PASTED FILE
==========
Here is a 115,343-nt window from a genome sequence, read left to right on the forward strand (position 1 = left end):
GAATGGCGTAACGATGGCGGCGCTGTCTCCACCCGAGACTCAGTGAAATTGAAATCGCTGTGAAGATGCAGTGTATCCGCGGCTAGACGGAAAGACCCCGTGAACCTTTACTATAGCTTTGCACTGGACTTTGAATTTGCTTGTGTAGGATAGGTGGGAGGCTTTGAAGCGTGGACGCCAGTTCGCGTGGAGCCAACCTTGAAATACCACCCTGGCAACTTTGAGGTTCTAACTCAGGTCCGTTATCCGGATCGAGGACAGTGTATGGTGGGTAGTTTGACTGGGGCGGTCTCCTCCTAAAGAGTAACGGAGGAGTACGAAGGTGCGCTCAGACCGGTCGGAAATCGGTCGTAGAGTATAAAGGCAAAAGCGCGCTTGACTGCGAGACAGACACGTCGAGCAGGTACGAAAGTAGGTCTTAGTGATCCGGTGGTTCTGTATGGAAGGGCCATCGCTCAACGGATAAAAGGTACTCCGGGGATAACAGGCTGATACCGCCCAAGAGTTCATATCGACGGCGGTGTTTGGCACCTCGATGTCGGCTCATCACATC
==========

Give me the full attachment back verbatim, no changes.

Here is a 115,343-nt window from a genome sequence, read left to right on the forward strand (position 1 = left end):
GAATGGCGTAACGATGGCGGCGCTGTCTCCACCCGAGACTCAGTGAAATTGAAATCGCTGTGAAGATGCAGTGTATCCGCGGCTAGACGGAAAGACCCCGTGAACCTTTACTATAGCTTTGCACTGGACTTTGAATTTGCTTGTGTAGGATAGGTGGGAGGCTTTGAAGCGTGGACGCCAGTTCGCGTGGAGCCAACCTTGAAATACCACCCTGGCAACTTTGAGGTTCTAACTCAGGTCCGTTATCCGGATCGAGGACAGTGTATGGTGGGTAGTTTGACTGGGGCGGTCTCCTCCTAAAGAGTAACGGAGGAGTACGAAGGTGCGCTCAGACCGGTCGGAAATCGGTCGTAGAGTATAAAGGCAAAAGCGCGCTTGACTGCGAGACAGACACGTCGAGCAGGTACGAAAGTAGGTCTTAGTGATCCGGTGGTTCTGTATGGAAGGGCCATCGCTCAACGGATAAAAGGTACTCCGGGGATAACAGGCTGATACCGCCCAAGAGTTCATATCGACGGCGGTGTTTGGCACCTCGATGTCGGCTCATCACATC